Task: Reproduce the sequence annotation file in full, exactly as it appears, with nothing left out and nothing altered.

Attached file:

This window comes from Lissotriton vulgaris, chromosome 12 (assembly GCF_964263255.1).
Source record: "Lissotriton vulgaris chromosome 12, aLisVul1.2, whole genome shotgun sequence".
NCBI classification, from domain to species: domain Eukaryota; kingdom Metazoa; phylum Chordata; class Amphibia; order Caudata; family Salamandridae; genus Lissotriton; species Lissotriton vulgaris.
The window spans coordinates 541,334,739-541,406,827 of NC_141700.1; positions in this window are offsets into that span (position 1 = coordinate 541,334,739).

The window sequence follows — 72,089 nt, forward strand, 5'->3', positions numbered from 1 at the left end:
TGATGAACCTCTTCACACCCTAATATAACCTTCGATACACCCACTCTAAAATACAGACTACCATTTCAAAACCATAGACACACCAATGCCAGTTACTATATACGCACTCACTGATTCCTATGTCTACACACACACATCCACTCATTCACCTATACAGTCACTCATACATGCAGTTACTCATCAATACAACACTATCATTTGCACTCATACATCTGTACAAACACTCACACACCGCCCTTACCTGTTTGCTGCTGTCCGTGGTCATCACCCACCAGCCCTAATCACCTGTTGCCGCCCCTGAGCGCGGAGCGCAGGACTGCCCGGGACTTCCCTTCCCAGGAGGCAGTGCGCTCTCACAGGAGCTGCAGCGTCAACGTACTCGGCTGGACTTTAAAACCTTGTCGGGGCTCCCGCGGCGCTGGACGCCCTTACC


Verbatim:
This window comes from Lissotriton vulgaris, chromosome 12 (assembly GCF_964263255.1).
Source record: "Lissotriton vulgaris chromosome 12, aLisVul1.2, whole genome shotgun sequence".
NCBI classification, from domain to species: domain Eukaryota; kingdom Metazoa; phylum Chordata; class Amphibia; order Caudata; family Salamandridae; genus Lissotriton; species Lissotriton vulgaris.
The window spans coordinates 541,334,739-541,406,827 of NC_141700.1; positions in this window are offsets into that span (position 1 = coordinate 541,334,739).

The window sequence follows — 72,089 nt, forward strand, 5'->3', positions numbered from 1 at the left end:
TGATGAACCTCTTCACACCCTAATATAACCTTCGATACACCCACTCTAAAATACAGACTACCATTTCAAAACCATAGACACACCAATGCCAGTTACTATATACGCACTCACTGATTCCTATGTCTACACACACACATCCACTCATTCACCTATACAGTCACTCATACATGCAGTTACTCATCAATACAACACTATCATTTGCACTCATACATCTGTACAAACACTCACACACCGCCCTTACCTGTTTGCTGCTGTCCGTGGTCATCACCCACCAGCCCTAATCACCTGTTGCCGCCCCTGAGCGCGGAGCGCAGGACTGCCCGGGACTTCCCTTCCCAGGAGGCAGTGCGCTCTCACAGGAGCTGCAGCGTCAACGTACTCGGCTGGACTTTAAAACCTTGTCGGGGCTCCCGCGGCGCTGGACGCCCTTACC